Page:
Three must-have writing reference books for character development

Struggling to develop a well-rounded, likable and flawed character? Stuck using the same descriptions and body language over and over again? Look no further!

Angela Ackerman and Becca Puglisi have created a series of thesauruses to help other writers solve the development issues that plague us. And I can not recommend them enough!

In order to spread the word and joy of my new find, I’ve included a few of my favorite and most useful nuggets of wisdom from each below. But to do this, I’ve enlisted the help of one of the most well-formed characters in literary history – Elizabeth Bennet.


The Positive Trait Thesaurus: A Writer’s Guide to Character Attributes

“While a character’s hardship or pain may generate some sympathetic feelings from the audience, only genuine empathy can spark a reader-character bond. Add punch to a hook by showing the hero’s personality in a positive light.”

positive attribute
/ˈpäzədiv əˈtriˌbyo͞ot/
noun
traits that produce personal growth, help a character achieve goals through healthy means, enhance one’s relationships and benefit other characters in some way

According to Abraham Maslow’s Hierarchy of Needs, every action or reaction is motivated by one of five inherent, human needs.

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The quest to meet one’s needs is universal – something every person on the planet can relate to – so use this to motivate your characters.

Let’s take Miss Elizabeth Bennet. While her basic physiological needs are met, she is at risk of losing some of the finer things in life. She must marry well to provide for her younger, crazy, and immature sisters. That’s a lot of responsibility. Add in a selfish and neurotic mother, and you have a character desperate to find where she belongs. Because of her family, she also longs for the respect of others and the freedom to be herself.

Once you’ve identified a primal need, a character’s positive attributes can be identified from one of four categories: morality, achievement, interactive or identity.

Elizabeth is strong and responsible because the weight of her family lies on her shoulders. She is fiercely loyal but independent, longing to break free. And her sensibility, sharp wit, and charm go along way to make her relatable to her audience.

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The Positive Trait Thesaurus breaks down all of these attributes and more by providing possible causes, associated behaviors, attitudes and thoughts.

Plus, a few tips and tricks you may not have thought about before:

  • Give your hero an attribute that seems useless or weak and have it become their greatest strength.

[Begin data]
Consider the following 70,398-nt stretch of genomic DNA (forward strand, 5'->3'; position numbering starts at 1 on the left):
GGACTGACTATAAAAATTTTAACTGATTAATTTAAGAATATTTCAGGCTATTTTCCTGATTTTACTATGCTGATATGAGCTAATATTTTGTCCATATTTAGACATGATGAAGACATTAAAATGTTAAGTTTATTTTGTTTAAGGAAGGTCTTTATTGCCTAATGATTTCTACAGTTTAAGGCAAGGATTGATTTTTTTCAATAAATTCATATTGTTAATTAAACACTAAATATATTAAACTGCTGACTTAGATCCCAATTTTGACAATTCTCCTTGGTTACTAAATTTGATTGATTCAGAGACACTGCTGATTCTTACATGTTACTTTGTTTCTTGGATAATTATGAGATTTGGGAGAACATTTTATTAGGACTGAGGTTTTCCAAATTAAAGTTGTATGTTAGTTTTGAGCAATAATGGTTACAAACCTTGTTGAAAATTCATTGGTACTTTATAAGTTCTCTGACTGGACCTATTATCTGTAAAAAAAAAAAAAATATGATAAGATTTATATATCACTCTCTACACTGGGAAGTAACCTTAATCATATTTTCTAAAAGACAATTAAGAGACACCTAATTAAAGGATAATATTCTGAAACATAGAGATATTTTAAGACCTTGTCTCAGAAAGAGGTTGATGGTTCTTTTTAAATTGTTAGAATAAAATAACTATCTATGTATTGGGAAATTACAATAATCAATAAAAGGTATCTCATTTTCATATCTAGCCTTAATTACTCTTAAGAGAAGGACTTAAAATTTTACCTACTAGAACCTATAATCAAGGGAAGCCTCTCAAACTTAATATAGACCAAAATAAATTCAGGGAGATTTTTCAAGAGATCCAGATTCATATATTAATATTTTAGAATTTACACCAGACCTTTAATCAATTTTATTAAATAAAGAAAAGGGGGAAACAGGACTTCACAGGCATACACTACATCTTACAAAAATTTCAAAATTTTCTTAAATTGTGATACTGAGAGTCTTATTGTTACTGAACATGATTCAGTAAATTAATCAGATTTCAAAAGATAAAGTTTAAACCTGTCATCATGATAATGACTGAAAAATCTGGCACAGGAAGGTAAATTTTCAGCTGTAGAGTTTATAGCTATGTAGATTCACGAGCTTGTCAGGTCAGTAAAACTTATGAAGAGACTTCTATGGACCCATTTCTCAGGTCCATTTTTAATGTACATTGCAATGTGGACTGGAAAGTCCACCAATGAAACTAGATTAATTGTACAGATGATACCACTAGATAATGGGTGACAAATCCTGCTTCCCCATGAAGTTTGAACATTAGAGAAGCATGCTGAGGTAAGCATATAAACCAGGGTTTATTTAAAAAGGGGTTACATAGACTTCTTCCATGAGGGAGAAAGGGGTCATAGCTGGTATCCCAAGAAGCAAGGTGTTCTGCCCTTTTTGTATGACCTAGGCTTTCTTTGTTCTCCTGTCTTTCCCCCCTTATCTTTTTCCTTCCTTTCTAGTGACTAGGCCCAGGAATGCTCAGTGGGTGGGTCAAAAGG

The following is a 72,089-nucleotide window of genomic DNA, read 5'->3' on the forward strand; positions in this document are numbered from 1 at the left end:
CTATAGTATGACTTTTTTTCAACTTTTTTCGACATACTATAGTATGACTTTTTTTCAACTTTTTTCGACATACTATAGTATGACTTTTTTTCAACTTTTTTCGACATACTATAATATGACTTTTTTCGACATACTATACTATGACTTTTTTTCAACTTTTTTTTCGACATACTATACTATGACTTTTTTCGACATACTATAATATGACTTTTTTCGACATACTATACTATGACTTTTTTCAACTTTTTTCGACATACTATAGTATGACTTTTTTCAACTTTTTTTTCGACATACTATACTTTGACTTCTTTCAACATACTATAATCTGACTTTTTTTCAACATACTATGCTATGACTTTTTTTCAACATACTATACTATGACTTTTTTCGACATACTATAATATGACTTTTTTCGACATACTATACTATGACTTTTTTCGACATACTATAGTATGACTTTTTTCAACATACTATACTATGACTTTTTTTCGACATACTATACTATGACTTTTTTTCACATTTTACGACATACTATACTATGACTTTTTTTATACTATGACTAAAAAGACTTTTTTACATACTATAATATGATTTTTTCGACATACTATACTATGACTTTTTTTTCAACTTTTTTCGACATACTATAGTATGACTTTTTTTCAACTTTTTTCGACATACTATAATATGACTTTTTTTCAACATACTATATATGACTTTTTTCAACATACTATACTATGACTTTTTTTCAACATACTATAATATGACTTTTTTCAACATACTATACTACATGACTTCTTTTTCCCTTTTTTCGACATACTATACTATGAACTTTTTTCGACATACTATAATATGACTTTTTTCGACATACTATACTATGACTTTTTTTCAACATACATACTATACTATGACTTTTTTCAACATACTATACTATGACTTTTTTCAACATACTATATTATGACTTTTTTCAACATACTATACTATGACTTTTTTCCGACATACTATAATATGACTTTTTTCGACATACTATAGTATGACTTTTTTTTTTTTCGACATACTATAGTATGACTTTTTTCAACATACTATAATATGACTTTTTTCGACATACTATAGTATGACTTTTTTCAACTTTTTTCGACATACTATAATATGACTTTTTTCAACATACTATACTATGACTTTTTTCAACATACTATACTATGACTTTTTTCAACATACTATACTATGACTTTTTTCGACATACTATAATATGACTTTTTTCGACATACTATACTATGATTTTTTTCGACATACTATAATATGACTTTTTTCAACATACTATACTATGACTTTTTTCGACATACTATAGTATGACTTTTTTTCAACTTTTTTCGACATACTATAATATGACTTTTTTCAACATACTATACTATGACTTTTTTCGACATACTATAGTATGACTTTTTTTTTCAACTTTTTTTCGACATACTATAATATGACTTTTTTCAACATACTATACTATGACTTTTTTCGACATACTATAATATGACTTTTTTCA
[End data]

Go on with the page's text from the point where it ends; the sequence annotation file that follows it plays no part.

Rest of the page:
• Identify one positive attribute as primary and others as secondary to keep the character from becoming messy or forgettable.
  • Character’s aren’t always honest with others or themselves, but true strengths and weaknesses will be evident in his thoughts.
  • While your protagonist should overcome their flaws, make sure her positive attributes remain steady.

The Negative Trait Thesaurus: A Writer’s Guide to Character Flaws

“Authors can become so attached to their heroes that they don’t want to think of them as weak. But without a flaw, the hero has no way to improve or fail, and the reader has nothing to root for.”

flaw
/flô/
noun
traits that damage or minimize relationships, do not take account the well-being of others, and tend to be self-focused rather that other-focused

Flaws are put in place to sabotage your hero, to block them from getting what they want. They also create contradictions, limit growth, and add friction with your supporting cast. While positive attributes are important in creating a likable character, his flaws are where the story is truly found.

In Pride and Prejudice, they’re mentioned in the very title.

Take another look at Maslow’s hierarchy of needs because that is just as important here. Flaws are created by lies – an untruth the character believes about himself – which originates from a wound. It can be from his past, his upbringing, some traumatic event, but it should center on one of five basic needs.

When Elizabeth’s pride is wounded early on by Mr. Darcy, she falls back and lets her flaws take charge. She lets her judgmental personality keep her from seeing who Mr. Darcy – who has arrogance issues of his own – truly is: her perfect partner.

But flaws don’t have to just be negative. In fact, they can be applied to highlight strengths as most flaws are double-sided. Elizabeth’s pride can shine through as confidence and bold charisma, while her prejudice means she’s also highly loyal and idealistic.